Dis/Continuities: Natural and Artistic Landscape/Seascape in T. S. Eliot’s “The Waste Land” and S.T. Coleridge’s “The Rime of the Ancient Mariner”

Nayef Ali Al-Joulan, Amer Hasan Al-Rashid


This study sets T. S. Eliot’s “The Waste Land” against Samuel Taylor Coleridge’s “The Rime of the Ancient Mariner”, arguing that although both poems belong to different literary traditions, yet they exhibit certain similarities and parallels that should not be overlooked. This paper identifies these parallels within the two poem’s recruitment of the following: the quest motif, along with notions of sin, punishment, and salvation; fertility rites; indifferent setting; raped/betrayed nature or female; water imagery; the supernatural figure and resurrection of the dead along with notions of life-in-death. It turns out that natural elements are incorporated in both poems as a test tube to examine human values and norms of behavior against the background of nature, within a conception of man as the archetypal solitary outsider. The paper then underlines the interrelatedness of the symbolic journey in nature in both poems and the journey into precursor artistic/poetic landscapes, whereby Eliot’s journey across the indifferent realms of the Waste Land might perhaps be seen as a continuity, or even discontinuity, of the piscatorial journey of Coleridge’s Mariner. And with the parallels between the two poems in mind, the paper then poses a question about the boundaries of Eliot’s overemphasized anti-Romantic attitudes.
Key words: Eliot; Coleridge; Rime; Waste Land; Romantic Poetry; Modern Poetry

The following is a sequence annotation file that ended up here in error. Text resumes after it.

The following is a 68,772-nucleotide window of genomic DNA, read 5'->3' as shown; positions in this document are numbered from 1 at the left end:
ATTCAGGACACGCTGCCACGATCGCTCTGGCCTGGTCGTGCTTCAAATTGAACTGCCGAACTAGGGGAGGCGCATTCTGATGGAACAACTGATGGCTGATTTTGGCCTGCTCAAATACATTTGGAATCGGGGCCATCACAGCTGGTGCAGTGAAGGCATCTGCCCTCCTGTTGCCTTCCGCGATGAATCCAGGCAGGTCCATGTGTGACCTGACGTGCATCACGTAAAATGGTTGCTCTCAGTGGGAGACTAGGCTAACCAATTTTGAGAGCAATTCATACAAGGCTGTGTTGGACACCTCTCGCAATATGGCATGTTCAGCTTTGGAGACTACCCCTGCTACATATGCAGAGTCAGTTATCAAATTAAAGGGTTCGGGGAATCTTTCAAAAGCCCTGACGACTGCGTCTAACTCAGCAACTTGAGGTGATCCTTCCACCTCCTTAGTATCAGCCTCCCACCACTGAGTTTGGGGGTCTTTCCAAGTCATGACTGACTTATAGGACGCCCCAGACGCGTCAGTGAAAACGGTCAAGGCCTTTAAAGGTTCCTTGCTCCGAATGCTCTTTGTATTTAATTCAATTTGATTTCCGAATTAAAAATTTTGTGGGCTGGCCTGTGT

Resumé: Cette étude met "La terre vaine" de T.S. Eliot dans l'état opposé de "La Rime du vieux marin" de Samuel Taylor Coleridge, en affirmant que bien que ces deux poèmes appartiennent à de différentes traditions littéraires, ils présentent certaines similitudes et des parallèles qui ne devraient pas être négligées. Cet article identifie ces parallèles au sein des éléments suivants utilisés dans ces deux poèmes: le motif de quête; ainsi que des notions de péché, punition et salut; les rites de fertilité; le réglage indifférent; la nature violée / trahie ou feminine; l'imagerie de l'eau; la figure surnaturelle et la résurrection des morts ainsi que des notions de vie en mort. Il s'avère que les éléments naturels sont incorporés dans les deux poèmes comme un moyen pour examiner les valeurs humaines et des normes de comportement contre le contexte de la nature, dans une conception selon laquelle l'homme est un outsider archétype solitaire. L'article souligne ensuite l'interdépendance des parcours symboliques dans la nature dans ces deux poèmes et le voyage dans des paysages précurseurs artistiques / poétiques, par lequel le voyage d'Eliot travers les royaumes indifférents de la Terre vaine pourrait peut-être vu comme une continuité, voire une discontinuité, du voyage halieutique des marins de Coleridge. Et avec les parallèles entre les deux poèmes dans l'esprit, l'article pose alors une question sur les limites des attitudes anti-romantiques surestimées d'Eliot.
Mots-clés: Eliot; Coleridge; Rime; Terre Vaine; PoÉSie Romantique; PoÉSie Moderne


Eliot; Coleridge; Rime; Waste Land; Romantic Poetry; Modern Poetry ;Eliot; Coleridge; Rime; Terre Vaine; PoÉSie Romantique; PoÉSie Moderne


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DOI: http://dx.doi.org/10.3968/j.ccc.1923670020110702.031


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